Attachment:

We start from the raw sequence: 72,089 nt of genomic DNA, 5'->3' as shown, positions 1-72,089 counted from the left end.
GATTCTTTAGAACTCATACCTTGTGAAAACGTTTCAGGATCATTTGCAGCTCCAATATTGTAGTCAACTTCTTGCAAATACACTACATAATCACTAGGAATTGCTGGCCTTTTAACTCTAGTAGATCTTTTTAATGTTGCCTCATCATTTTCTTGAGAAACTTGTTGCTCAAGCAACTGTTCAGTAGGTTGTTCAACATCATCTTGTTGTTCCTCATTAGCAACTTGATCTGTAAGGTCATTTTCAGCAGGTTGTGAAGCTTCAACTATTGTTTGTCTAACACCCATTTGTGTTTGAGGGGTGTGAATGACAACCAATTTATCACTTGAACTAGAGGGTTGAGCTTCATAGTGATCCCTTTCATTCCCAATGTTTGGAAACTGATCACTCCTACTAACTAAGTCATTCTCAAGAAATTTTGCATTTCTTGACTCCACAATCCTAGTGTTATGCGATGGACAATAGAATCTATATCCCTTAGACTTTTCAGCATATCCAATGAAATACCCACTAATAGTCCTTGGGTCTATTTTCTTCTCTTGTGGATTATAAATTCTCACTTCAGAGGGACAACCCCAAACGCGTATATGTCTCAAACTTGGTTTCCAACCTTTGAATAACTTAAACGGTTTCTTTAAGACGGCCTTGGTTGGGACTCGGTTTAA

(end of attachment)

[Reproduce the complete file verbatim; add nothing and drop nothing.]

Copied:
We start from the raw sequence: 72,089 nt of genomic DNA, 5'->3' as shown, positions 1-72,089 counted from the left end.
GATTCTTTAGAACTCATACCTTGTGAAAACGTTTCAGGATCATTTGCAGCTCCAATATTGTAGTCAACTTCTTGCAAATACACTACATAATCACTAGGAATTGCTGGCCTTTTAACTCTAGTAGATCTTTTTAATGTTGCCTCATCATTTTCTTGAGAAACTTGTTGCTCAAGCAACTGTTCAGTAGGTTGTTCAACATCATCTTGTTGTTCCTCATTAGCAACTTGATCTGTAAGGTCATTTTCAGCAGGTTGTGAAGCTTCAACTATTGTTTGTCTAACACCCATTTGTGTTTGAGGGGTGTGAATGACAACCAATTTATCACTTGAACTAGAGGGTTGAGCTTCATAGTGATCCCTTTCATTCCCAATGTTTGGAAACTGATCACTCCTACTAACTAAGTCATTCTCAAGAAATTTTGCATTTCTTGACTCCACAATCCTAGTGTTATGCGATGGACAATAGAATCTATATCCCTTAGACTTTTCAGCATATCCAATGAAATACCCACTAATAGTCCTTGGGTCTATTTTCTTCTCTTGTGGATTATAAATTCTCACTTCAGAGGGACAACCCCAAACGCGTATATGTCTCAAACTTGGTTTCCAACCTTTGAATAACTTAAACGGTTTCTTTAAGACGGCCTTGGTTGGGACTCGGTTTAA